Petra braced for tourist hordes as easyJet flies east

Click to follow
The Independent Travel

The new star rising in the East is orange: easyJet's latest route, going on sale later this morning, connects Gatwick with Amman in Jordan. The no-frills airline's maiden flight to Queen Alia International Airport in the Jordanian capital will take off on 27 March. The link opens up the ancient city of Petra, the desert landscapes of Wadi Rum and the Roman ruins of Jerash to the easyJet set.

Jordan's tourism industry, which has endured a difficult decade, will be jubilant at the prospect of around 12,000 new arrivals a year. David Symes, director of the Jordan Tourist Board in the UK, said: "It will expand the market. The majority of our visitors are independent travellers, which makes easyJet a good option – travellers can be more flexible with their itineraries."

The airline already flies from Luton to Tel Aviv, making it feasible to construct "open-jaw" trips to the Holy Land using no-frills flights, travelling overland via Jerusalem and the Dead Sea to Amman. The link with Jordan also opens up intriguing possibilities for more intrepid explorers. Amman is the main hub for flights to Iraq, with links to Baghdad, Mosul and Basra.

While independent travellers will welcome another low-cost gateway to the Middle East, the move constitutes an attack on the two incumbent airlines currently flying from Heathrow to Amman. One is Royal Jordanian, an alliance partner with British Airways; the other is BMI, part of the German airline, Lufthansa. A series of test bookings made yesterday by The Independent on the Heathrow-Amman route failed to find a return fare below £463. The average easyJet fare is expected to be around half as much; the absolute lowest fare on the new route is £106 return, of which £60 goes straight to the Chancellor as Air Passenger Duty.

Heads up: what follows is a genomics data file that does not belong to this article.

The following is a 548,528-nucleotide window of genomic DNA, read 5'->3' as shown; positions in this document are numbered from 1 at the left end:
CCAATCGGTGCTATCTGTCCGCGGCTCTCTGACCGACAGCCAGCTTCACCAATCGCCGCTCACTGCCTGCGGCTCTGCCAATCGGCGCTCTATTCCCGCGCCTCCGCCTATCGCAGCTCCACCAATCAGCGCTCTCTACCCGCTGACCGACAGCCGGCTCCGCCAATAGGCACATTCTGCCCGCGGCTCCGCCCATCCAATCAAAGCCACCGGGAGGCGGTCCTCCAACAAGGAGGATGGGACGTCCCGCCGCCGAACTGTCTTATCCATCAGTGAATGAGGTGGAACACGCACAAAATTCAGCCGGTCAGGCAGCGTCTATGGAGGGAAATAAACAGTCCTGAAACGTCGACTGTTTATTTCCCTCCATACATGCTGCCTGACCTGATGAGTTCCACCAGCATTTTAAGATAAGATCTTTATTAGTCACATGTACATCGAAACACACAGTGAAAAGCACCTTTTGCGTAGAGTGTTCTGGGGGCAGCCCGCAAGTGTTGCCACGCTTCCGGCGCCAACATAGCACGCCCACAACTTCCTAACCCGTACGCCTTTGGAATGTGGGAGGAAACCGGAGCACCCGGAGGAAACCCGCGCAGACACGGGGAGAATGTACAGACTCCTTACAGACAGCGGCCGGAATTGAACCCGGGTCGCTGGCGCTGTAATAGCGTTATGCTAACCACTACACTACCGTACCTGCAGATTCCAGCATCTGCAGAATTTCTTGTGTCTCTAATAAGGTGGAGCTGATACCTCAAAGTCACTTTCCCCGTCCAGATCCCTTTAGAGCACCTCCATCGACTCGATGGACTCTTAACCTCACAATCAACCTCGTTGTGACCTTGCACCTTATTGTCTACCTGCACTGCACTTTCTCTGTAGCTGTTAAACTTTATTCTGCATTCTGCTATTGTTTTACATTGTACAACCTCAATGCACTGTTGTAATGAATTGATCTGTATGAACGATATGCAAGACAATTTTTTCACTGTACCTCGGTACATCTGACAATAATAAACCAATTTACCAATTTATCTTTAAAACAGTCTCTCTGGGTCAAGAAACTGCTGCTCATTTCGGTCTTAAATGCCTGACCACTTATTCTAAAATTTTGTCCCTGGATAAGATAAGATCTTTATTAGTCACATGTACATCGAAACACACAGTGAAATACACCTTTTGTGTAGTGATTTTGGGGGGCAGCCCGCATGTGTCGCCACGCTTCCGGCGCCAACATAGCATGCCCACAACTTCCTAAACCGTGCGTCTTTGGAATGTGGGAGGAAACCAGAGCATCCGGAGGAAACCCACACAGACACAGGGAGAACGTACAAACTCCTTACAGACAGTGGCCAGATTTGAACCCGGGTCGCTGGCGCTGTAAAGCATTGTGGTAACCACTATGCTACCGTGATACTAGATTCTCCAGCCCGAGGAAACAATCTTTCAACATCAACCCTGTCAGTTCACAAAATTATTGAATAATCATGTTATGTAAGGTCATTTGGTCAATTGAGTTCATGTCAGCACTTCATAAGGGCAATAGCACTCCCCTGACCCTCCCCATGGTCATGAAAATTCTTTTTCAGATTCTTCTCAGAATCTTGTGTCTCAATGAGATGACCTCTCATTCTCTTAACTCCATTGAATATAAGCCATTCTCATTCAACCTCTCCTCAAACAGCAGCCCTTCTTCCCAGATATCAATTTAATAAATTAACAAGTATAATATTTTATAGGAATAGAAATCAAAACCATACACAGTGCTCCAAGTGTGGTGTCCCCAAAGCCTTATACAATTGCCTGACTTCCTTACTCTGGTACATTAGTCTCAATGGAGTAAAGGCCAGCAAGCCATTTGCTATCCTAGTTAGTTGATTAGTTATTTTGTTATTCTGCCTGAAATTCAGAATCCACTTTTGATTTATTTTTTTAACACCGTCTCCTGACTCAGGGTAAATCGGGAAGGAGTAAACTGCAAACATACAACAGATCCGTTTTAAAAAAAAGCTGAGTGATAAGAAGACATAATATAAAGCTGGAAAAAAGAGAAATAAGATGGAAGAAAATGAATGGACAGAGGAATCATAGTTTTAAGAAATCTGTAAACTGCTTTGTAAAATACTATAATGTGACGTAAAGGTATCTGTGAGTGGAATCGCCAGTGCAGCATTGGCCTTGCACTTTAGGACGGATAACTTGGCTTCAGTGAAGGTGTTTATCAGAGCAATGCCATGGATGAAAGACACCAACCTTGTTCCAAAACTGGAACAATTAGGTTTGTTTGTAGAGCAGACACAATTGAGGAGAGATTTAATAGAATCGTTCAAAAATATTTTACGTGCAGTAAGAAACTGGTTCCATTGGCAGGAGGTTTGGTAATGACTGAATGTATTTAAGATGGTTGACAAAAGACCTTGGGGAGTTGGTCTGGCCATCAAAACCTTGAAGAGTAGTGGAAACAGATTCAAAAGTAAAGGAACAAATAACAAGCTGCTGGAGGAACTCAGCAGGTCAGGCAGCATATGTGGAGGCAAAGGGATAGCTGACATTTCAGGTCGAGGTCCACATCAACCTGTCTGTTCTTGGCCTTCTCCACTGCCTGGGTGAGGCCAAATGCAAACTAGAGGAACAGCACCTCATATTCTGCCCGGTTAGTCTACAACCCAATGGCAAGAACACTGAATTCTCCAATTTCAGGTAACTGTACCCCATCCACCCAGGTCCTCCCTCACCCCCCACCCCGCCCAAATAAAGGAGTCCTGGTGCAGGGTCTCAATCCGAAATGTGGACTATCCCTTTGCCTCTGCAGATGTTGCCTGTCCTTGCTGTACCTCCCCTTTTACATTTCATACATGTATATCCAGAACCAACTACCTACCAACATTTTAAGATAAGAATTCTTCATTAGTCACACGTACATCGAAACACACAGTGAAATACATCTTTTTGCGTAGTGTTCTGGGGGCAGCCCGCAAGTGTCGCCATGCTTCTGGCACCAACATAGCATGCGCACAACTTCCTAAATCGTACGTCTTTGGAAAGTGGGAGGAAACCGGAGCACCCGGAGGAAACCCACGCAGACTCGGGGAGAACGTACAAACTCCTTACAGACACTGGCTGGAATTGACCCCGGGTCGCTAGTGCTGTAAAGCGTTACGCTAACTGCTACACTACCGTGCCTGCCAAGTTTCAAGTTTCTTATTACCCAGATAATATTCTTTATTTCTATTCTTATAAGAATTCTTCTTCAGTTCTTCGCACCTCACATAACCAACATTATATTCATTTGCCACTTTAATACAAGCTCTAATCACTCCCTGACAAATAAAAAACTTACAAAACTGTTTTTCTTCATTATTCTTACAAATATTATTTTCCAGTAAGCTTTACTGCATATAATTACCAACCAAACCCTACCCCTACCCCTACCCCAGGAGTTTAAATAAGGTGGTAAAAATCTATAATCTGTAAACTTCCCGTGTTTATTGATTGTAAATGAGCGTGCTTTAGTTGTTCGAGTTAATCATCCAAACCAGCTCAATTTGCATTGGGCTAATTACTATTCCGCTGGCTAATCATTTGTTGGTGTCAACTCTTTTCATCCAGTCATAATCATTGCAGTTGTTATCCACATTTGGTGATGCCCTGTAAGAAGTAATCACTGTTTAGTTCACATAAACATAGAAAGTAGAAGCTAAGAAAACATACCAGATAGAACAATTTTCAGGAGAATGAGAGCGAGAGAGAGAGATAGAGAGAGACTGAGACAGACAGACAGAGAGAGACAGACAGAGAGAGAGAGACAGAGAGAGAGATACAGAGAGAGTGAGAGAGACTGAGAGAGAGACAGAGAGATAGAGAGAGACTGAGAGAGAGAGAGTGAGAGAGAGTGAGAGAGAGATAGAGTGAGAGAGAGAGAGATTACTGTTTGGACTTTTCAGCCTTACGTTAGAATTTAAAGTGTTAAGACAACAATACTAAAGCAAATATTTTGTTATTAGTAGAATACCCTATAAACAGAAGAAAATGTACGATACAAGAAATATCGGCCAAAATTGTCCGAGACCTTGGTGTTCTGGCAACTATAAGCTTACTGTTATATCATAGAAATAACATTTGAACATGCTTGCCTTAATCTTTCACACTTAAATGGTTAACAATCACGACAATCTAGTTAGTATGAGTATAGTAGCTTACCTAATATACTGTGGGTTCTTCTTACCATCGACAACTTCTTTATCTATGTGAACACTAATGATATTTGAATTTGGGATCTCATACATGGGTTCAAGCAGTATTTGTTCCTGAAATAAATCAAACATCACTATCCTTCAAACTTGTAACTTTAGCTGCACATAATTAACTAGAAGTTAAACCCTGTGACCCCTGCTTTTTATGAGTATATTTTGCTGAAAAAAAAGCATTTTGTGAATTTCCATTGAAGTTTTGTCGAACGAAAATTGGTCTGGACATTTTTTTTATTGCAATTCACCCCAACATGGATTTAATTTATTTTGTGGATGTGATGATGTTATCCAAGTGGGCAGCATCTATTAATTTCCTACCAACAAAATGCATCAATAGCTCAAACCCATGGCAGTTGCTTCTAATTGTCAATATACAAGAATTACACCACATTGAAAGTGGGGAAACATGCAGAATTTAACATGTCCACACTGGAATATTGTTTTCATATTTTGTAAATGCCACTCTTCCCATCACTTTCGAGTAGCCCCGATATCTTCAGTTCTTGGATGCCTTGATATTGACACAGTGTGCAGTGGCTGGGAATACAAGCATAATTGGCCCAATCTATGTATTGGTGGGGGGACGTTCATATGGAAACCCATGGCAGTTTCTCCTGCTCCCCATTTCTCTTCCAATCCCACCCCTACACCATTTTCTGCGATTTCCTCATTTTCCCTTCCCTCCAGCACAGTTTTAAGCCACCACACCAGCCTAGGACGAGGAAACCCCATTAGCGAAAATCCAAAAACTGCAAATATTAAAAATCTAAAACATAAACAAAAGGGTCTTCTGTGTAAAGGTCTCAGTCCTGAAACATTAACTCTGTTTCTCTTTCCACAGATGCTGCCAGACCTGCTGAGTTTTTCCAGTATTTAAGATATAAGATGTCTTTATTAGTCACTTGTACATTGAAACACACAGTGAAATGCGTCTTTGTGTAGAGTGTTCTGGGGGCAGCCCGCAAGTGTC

Paul Simmons, the airline's UK regional manager, said "We can get there at a much lower price that at present. They can cut fares a little bit, but not enough to trouble us."

A spokesman for BMI said: "It's a long flight to Amman, so better to do it in comfort on a full-service, great-value airline like BMI. We love flying to Amman and our customers love flying us to Amman."

A new "open-skies" agreement between the EU and Jordan has just been signed, opening the prospect of other European low-cost carriers – notably Ryanair – muscling in on the market.

The Middle East has long been the preserve of "legacy carriers", charging much higher fares per mile than the average rates in Europe. Neighbouring countries have already expressed interest in joining the low-cost networks; last month, the Lebanese Tourism Minister, said he would do all he could to attract easyJet and Ryanair to Beirut.

Amman, a five-hour flight from Gatwick, is easyJet's latest "mid-haul" route from its main base. Last month the airline launched services to Luxor in the Upper Nile of Egypt. This morning, easyJet is also unveiling new routes from the Sussex airport to Italy, Spain, Turkey and Scotland, stepping up competition.

Easyjet's new frontiers

April 1996 Luton – Amsterdam

July 1998 Luton – Athens

November 2004 Stansted – Tallinn

June 2006 Luton – Istanbul

November 2007 Gatwick – Sofia

January 2008 Gatwick – Thessaloniki

April 2008 Gatwick - Sharm El Sheikh, Egypt

November 2008 Gatwick - Helsinki

November 2009 Luton to Tel Aviv

December 2010 Gatwick – Amman